Evaluating Your Program
Program evaluation is an important part of any drug-free workplace program. Periodic evaluation lets you know if you are saving money and improving your bottom line.
There are several ways to evaluate your program. Some employers hire a consultant, while other elect to conduct their own evaluations. For organizations with limited resources, this section offers guidelines for conducting a basic evaluation of your drug-free workplace program.
Establish a baseline; in other words, assess your organization as it is today. Specifically, check your company records for the past 2 years and figure out the incidence and prevalence of some or all of the following factors, which can be indicators of problems with alcohol or other drug abuse:
- Health care benefit utilization
- Workers Compensation claims
Estimate the costs of these factors in dollars, if possible. If records are not available for years past, start tracking the trends now. Also talk to employees at all levels of the organization to assess the current overall morale of the staff. This will give you baseline data for determining the impact of your program during the coming years.
Start your drug-free workplace program. Use the information in this kit as well as other available resources to help you plan and implement your program.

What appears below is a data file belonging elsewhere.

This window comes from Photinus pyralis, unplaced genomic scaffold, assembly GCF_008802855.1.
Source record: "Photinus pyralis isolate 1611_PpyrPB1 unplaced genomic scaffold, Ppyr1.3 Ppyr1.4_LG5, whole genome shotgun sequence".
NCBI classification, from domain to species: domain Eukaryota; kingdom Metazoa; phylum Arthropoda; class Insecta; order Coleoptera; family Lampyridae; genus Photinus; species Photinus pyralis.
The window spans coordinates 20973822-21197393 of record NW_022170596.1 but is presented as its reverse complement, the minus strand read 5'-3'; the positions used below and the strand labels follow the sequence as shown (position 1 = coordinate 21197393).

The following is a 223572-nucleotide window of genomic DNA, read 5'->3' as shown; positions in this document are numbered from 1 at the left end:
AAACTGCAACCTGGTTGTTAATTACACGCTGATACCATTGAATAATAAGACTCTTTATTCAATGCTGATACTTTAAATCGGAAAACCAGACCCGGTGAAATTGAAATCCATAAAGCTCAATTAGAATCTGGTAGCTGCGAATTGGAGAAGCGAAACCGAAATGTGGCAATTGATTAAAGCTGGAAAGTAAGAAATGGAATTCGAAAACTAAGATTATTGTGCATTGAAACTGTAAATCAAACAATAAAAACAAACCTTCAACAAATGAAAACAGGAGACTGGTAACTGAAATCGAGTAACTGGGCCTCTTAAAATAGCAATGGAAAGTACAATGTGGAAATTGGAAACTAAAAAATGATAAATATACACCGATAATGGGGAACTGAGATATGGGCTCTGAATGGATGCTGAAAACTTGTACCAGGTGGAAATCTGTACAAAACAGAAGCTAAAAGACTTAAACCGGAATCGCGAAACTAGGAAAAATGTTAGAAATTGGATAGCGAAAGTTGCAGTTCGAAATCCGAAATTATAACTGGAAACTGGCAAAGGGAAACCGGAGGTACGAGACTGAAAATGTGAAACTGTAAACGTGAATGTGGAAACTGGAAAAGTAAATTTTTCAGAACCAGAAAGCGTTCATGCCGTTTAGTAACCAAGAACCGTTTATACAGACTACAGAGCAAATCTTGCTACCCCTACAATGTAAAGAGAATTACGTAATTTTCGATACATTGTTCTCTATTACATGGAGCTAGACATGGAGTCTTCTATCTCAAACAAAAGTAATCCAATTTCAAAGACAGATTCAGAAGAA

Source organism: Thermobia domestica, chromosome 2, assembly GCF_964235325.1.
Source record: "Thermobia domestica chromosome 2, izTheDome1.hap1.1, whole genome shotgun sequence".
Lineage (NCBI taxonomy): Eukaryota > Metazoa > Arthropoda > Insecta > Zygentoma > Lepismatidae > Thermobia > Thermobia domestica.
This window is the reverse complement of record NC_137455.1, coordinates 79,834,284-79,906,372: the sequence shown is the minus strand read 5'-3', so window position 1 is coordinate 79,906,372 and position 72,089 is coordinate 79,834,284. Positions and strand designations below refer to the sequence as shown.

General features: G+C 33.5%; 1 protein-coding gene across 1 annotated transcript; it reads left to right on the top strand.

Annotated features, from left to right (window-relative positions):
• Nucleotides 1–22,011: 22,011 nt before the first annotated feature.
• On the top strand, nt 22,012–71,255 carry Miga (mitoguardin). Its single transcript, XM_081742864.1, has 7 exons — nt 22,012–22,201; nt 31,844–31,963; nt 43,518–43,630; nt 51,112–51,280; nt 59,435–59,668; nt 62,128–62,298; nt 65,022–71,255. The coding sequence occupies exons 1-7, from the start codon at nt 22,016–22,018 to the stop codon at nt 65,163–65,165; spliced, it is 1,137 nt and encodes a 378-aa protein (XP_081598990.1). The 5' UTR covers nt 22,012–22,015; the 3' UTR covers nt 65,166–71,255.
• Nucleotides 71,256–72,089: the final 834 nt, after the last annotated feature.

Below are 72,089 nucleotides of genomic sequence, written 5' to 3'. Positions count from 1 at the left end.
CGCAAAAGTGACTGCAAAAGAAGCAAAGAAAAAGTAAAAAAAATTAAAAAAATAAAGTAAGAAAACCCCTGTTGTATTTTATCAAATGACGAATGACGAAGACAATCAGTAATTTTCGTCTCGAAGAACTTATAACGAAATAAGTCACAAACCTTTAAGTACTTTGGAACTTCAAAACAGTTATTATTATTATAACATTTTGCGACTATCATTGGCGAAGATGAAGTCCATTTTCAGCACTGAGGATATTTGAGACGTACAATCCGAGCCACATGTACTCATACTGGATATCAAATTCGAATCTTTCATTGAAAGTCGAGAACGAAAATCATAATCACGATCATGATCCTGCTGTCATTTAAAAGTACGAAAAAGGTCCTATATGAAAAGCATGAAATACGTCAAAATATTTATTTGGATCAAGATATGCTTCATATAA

Review the records at the end of the first year (and in subsequent years) for the factors listed above. Also reassess employee morale. Compare the results to your baseline data. Have there been any changes?
Determining the success of your program will depend on your original goals. Revisit your original goals. Ask employees and supervisors to offer feedback. Talk to employees and supervisors about their perceptions of the impact of the policy and/or program. Cost savings may take some time to accumulate, but improved employee morale may be evident right away.
Establish an ongoing plan for evaluating your program to assess the cost/benefits of continuing your drug-free workplace program.
Use the results to modify your program. Establish a regular review period -- perhaps annually -- and use that time to assess the progress of the program. Determine the steps needed in the next year to reach your program goals. Consider developing a committee of employees from all levels of the workforce to assist in both the ongoing evaluation and the implementation of program changes.